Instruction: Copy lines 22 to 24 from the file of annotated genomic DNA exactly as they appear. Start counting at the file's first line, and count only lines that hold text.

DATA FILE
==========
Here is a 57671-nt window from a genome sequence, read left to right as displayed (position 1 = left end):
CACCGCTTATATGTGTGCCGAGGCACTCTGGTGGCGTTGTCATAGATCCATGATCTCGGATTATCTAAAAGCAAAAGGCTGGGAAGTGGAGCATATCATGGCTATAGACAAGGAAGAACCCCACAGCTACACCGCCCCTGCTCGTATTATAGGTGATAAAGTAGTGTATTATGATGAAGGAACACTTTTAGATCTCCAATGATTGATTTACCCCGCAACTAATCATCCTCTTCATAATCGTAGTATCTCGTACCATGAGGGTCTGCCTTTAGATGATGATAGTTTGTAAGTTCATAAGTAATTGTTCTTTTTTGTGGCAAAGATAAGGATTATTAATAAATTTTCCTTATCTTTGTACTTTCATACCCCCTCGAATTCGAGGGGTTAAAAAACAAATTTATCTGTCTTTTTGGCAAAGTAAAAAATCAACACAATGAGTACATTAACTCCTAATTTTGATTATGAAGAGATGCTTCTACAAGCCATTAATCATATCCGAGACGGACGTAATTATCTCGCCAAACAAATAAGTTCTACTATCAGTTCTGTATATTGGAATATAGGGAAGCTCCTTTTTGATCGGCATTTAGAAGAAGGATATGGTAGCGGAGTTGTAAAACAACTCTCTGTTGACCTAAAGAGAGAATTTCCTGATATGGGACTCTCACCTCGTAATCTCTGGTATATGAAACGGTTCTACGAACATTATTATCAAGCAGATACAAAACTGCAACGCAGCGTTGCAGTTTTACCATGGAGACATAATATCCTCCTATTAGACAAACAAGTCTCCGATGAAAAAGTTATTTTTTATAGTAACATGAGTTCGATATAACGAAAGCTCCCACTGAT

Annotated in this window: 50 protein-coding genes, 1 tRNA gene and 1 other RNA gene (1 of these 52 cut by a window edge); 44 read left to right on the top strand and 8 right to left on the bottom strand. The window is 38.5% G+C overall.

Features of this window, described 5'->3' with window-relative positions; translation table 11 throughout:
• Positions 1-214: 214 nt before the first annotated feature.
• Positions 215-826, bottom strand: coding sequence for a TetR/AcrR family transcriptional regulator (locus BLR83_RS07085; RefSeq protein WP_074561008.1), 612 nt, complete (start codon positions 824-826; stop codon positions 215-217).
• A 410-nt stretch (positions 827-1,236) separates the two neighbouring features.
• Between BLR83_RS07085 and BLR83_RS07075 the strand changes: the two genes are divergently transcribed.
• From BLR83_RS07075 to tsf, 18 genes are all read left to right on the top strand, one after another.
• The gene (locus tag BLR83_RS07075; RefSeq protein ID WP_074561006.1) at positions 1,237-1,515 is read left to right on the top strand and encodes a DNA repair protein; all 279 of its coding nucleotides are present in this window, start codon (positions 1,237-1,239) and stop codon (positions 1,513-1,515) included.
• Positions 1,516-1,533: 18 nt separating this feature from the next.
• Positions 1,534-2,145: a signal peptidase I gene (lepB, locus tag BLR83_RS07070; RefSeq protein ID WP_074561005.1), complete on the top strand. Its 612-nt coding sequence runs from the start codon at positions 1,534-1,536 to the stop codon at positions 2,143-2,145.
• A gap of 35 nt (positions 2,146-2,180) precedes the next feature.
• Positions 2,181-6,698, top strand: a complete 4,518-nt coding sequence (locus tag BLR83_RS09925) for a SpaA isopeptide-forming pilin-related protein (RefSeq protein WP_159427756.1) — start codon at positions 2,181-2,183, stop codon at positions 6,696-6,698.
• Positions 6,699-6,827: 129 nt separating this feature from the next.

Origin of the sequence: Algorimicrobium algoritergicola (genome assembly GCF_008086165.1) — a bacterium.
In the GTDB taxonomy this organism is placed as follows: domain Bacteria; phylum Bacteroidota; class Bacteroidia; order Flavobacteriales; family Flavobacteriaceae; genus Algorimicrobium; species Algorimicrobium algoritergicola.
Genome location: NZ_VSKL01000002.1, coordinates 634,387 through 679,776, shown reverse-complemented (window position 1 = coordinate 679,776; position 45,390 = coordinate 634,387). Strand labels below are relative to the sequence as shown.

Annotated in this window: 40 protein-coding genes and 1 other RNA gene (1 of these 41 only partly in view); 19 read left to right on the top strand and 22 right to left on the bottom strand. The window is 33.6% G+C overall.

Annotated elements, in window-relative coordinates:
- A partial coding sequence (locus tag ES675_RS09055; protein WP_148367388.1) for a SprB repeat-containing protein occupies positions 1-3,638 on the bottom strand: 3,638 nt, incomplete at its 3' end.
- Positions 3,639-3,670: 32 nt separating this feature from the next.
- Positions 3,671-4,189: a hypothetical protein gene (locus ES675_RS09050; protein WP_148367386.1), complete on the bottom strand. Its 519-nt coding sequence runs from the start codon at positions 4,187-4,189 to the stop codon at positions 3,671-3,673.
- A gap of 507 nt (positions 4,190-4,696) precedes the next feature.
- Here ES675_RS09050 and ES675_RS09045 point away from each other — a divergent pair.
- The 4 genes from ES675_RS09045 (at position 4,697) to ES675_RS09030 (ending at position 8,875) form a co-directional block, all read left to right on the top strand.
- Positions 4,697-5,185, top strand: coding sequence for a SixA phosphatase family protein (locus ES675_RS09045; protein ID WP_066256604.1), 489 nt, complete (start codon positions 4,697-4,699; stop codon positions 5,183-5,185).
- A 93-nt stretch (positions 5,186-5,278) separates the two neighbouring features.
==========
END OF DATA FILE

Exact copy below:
- Positions 3,639-3,670: 32 nt separating this feature from the next.
- Positions 3,671-4,189: a hypothetical protein gene (locus ES675_RS09050; protein WP_148367386.1), complete on the bottom strand. Its 519-nt coding sequence runs from the start codon at positions 4,187-4,189 to the stop codon at positions 3,671-3,673.
- A gap of 507 nt (positions 4,190-4,696) precedes the next feature.